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A Sabbath Life

June 10th, 2016

Life was intended to be neither hectic nor laborious.

“God ended His work . . and He rested.” Genesis 2:2 NKJV.

My thoughts and comments today are about, “a Sabbath life.”

Work is an unavoidable, important piece of everyday life; yet it is just not meant to be the only piece. God gave the first work assignment to Adam. See Genesis 2:8-15 NLT. God placed Adam in the midst of a bountiful garden, “to tend and watch over it,” instructing Adam to partner in all God had created. Partnering with God in His will and purpose is your life’s work. You do so in your daily circle of influence and opportunity He has given you.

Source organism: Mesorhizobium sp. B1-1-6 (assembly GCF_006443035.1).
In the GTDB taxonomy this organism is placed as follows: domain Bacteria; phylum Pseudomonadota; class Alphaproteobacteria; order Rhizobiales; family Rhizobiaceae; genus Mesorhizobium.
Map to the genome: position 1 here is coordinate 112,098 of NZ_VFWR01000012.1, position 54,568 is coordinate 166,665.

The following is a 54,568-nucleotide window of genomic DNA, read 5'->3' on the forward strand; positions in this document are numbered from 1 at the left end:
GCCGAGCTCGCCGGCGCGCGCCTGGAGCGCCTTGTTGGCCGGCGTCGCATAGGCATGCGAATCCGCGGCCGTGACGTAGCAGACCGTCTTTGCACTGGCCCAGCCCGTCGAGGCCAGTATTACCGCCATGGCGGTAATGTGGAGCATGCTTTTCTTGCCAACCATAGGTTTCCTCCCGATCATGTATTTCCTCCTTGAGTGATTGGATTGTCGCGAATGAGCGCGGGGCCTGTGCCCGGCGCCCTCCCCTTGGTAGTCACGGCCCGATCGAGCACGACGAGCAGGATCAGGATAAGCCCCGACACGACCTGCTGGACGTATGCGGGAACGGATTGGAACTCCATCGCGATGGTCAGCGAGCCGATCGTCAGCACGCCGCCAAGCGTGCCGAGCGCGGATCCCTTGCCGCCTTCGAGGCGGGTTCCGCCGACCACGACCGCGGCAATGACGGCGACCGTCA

Your work is your assignment of ministry and your ministry assignment certainly includes your daily work. When your work is different from your Godly assignment, you are neither happy nor fulfilled. Without a sense of assignment, you lack the understanding of what you are doing, the clarity of why, and the conviction that you serve the Lord God. Labor was meant to be fruitful and productive in what God entrusts to your hands. If you read Genesis carefully, you will note that labor, as did most of life’s responsibilities, became hard “work.” I find it interesting that because disobedience, God told the woman that her act of birthing would be with pain and man’s work would be with sweat and struggle. Both of which we now call “labor.” Read Genesis 3:16-19 NLT.